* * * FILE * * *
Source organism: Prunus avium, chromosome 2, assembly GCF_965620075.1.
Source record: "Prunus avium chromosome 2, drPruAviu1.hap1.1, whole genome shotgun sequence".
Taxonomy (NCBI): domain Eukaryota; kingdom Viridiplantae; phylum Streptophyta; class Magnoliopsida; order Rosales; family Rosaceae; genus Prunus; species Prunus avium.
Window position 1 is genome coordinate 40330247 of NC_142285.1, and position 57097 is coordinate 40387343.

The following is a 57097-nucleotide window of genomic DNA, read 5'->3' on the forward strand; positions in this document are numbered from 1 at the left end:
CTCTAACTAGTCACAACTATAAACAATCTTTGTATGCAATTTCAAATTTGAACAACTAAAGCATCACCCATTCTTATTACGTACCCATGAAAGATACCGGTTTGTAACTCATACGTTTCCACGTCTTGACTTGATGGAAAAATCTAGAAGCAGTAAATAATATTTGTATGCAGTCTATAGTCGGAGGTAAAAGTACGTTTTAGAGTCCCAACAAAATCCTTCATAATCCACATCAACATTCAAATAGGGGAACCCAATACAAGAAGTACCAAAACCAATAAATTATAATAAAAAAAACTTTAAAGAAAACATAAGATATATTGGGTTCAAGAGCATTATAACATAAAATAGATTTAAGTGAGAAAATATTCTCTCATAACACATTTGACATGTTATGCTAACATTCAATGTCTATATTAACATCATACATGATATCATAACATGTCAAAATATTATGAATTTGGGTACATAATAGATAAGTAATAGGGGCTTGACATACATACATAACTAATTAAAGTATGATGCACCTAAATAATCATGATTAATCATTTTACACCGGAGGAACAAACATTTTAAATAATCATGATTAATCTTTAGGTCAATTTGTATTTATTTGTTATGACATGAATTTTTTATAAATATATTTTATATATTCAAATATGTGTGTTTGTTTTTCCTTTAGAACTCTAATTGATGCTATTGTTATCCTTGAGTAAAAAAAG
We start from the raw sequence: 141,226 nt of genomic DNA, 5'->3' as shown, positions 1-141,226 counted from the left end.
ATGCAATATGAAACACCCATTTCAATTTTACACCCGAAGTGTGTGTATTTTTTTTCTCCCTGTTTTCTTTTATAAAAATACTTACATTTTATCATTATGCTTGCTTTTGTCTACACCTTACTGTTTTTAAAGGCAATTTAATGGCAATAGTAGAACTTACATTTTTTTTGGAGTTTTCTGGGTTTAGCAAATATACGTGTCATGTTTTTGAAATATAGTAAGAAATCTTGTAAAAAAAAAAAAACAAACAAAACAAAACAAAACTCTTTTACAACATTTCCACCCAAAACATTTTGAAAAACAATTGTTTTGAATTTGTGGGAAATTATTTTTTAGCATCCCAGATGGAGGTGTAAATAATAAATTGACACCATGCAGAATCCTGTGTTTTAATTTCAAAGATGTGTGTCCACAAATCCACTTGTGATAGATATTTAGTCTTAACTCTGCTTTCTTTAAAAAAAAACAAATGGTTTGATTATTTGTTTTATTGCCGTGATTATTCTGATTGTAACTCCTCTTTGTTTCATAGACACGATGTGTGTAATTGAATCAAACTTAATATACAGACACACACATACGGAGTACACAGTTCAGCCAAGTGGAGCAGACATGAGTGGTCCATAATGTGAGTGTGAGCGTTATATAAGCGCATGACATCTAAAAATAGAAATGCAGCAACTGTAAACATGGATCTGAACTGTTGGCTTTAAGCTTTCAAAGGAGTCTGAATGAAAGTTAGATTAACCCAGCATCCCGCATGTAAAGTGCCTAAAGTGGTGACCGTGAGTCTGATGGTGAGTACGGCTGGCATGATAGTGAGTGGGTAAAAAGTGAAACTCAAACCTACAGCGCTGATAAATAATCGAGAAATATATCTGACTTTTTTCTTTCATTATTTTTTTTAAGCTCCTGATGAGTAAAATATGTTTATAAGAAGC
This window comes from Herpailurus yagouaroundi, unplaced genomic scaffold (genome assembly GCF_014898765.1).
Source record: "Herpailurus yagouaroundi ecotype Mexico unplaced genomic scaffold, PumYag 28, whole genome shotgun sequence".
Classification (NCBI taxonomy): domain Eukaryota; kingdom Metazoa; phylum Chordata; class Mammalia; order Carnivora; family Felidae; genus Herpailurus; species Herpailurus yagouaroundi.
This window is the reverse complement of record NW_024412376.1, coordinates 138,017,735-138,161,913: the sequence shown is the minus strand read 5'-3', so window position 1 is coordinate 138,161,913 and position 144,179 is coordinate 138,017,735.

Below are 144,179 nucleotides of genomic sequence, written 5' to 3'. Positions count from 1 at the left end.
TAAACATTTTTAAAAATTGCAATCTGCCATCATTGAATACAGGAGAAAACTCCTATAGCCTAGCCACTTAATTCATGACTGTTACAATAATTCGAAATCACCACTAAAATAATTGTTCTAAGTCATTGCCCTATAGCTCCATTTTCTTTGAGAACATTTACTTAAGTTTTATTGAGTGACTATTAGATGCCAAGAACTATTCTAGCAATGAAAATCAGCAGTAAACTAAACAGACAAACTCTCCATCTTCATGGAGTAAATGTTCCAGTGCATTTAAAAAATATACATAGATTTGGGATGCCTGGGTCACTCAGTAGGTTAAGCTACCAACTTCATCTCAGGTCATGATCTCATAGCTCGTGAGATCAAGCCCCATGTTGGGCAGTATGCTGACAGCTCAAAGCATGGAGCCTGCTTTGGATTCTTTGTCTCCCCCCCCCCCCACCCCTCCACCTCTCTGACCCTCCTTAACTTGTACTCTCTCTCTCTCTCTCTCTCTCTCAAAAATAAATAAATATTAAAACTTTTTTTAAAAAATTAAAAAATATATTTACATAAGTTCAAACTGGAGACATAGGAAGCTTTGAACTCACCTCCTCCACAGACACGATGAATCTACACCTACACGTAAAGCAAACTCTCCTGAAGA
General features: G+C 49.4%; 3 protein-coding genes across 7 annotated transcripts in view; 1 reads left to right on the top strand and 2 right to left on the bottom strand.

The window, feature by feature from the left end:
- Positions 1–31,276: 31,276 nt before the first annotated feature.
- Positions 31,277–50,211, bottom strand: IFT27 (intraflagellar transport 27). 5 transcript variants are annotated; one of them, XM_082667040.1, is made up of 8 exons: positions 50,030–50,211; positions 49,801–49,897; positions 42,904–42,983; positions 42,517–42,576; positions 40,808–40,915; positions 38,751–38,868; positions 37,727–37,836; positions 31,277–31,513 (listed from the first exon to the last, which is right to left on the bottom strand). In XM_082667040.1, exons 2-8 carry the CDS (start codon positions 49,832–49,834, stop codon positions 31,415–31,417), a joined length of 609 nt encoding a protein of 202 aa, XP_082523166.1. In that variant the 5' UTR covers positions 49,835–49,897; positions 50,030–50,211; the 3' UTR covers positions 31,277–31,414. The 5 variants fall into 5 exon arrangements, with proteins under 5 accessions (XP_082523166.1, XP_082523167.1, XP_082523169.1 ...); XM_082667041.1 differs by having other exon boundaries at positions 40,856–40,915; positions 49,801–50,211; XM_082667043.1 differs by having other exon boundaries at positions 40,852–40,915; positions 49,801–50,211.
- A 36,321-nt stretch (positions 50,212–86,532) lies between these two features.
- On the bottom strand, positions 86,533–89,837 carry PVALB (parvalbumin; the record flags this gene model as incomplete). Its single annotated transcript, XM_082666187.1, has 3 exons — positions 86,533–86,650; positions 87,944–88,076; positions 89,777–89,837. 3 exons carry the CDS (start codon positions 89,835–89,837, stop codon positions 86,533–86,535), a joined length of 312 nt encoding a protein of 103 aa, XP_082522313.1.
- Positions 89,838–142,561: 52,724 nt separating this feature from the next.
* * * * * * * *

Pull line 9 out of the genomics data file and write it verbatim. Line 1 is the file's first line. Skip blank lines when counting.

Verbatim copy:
This window comes from Herpailurus yagouaroundi, unplaced genomic scaffold (genome assembly GCF_014898765.1).